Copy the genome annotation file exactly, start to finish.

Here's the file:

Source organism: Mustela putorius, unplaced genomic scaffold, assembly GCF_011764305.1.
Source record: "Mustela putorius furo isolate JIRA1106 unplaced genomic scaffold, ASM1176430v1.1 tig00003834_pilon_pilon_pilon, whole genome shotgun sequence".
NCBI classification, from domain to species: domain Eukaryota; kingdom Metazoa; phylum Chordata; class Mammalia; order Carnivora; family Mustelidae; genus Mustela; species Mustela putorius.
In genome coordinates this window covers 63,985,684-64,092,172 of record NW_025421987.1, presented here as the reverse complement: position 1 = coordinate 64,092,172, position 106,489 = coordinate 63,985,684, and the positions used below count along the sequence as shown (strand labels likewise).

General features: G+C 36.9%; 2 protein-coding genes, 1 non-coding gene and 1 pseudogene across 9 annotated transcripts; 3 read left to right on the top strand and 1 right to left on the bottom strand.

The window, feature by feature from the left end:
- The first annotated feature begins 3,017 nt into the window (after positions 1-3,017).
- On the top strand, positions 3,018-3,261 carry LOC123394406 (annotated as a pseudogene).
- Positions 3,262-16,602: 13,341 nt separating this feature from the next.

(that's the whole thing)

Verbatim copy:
Source organism: Mustela putorius, unplaced genomic scaffold, assembly GCF_011764305.1.
Source record: "Mustela putorius furo isolate JIRA1106 unplaced genomic scaffold, ASM1176430v1.1 tig00003834_pilon_pilon_pilon, whole genome shotgun sequence".
NCBI classification, from domain to species: domain Eukaryota; kingdom Metazoa; phylum Chordata; class Mammalia; order Carnivora; family Mustelidae; genus Mustela; species Mustela putorius.
In genome coordinates this window covers 63,985,684-64,092,172 of record NW_025421987.1, presented here as the reverse complement: position 1 = coordinate 64,092,172, position 106,489 = coordinate 63,985,684, and the positions used below count along the sequence as shown (strand labels likewise).

General features: G+C 36.9%; 2 protein-coding genes, 1 non-coding gene and 1 pseudogene across 9 annotated transcripts; 3 read left to right on the top strand and 1 right to left on the bottom strand.

The window, feature by feature from the left end:
- The first annotated feature begins 3,017 nt into the window (after positions 1-3,017).
- On the top strand, positions 3,018-3,261 carry LOC123394406 (annotated as a pseudogene).
- Positions 3,262-16,602: 13,341 nt separating this feature from the next.